From these findings, this project theorizes the culture of media franchising to uncover an established tradition of collaborative production in the entertainment industries. As a cultural logic structuring production in relational terms, the media franchise might therefore be considered, despite its more historical, less cutting-edge character, a crucial corollary to any attempt to understand emerging “social media.”
By reflecting on the heterogeneous interests in a shared set of resources implied by the term “franchise,” we gain a much clearer insight into the social, institutional, and creative relationships by which culture has been produced and reproduced in the media industries. To be sure, media franchises are not reducible to the franchise relationships that have structured the retail and service industries over the past sixty to seventy years. Relationships geared toward the expansion of distribution channels and marketing reach function much differently from those aimed at multiplying the production of media culture.
Moreover, the degree to which the cultural logic of franchises (as it has been described in this white paper) is consciously and strategically recognized in the media industries remains to be seen. Many of the executives and creative professionals interviewed for this project disavowed or distanced themselves from the very notion of franchising, claiming ignorance of the term or explaining that such considerations were outside their job description. This likely means that relatively few producers are actually thinking in any real depth about media franchises. While the practices and relationships described here may be in place, a firm structural and strategic logic may not actually underlie them in practice.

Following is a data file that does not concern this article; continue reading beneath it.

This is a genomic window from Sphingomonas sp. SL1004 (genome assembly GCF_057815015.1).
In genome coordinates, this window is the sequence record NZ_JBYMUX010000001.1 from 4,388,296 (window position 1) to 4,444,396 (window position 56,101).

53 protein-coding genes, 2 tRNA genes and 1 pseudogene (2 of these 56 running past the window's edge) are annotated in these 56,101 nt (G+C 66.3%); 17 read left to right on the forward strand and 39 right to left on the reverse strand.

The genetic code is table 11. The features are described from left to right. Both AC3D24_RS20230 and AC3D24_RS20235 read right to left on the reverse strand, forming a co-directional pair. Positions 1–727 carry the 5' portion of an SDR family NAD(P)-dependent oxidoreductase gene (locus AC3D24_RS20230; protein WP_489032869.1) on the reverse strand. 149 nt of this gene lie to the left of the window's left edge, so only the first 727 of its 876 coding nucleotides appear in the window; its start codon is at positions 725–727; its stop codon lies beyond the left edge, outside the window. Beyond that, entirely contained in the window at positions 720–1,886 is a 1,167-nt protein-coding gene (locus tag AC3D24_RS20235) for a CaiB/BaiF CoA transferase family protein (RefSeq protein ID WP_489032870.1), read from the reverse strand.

Thinking more strategically in terms of franchising—and the cultural logic it implies—has some distinct advantages, and it is here that some initial recommendations can be synthesized:
1. Practitioners should consider franchising in terms of its instructive potential as a historical precedent.
2. The relational logic of media franchising challenges industry insiders to reconsider any strategic logics structured around singular control over the use of intellectual properties.
3. In contrast to prohibitive top-down controls, open and heterogeneous creative experimentation can be relied upon to renew and regenerate existing intellectual property production resources.
4. In developing collaborative productive models, industry professionals should develop greater appreciation of contributions that emerge from outside the top echelons of power. By thinking of licensed creators and fans alike as “franchisees,” license holders can recognize vital stakeholders in the ongoing production of media properties.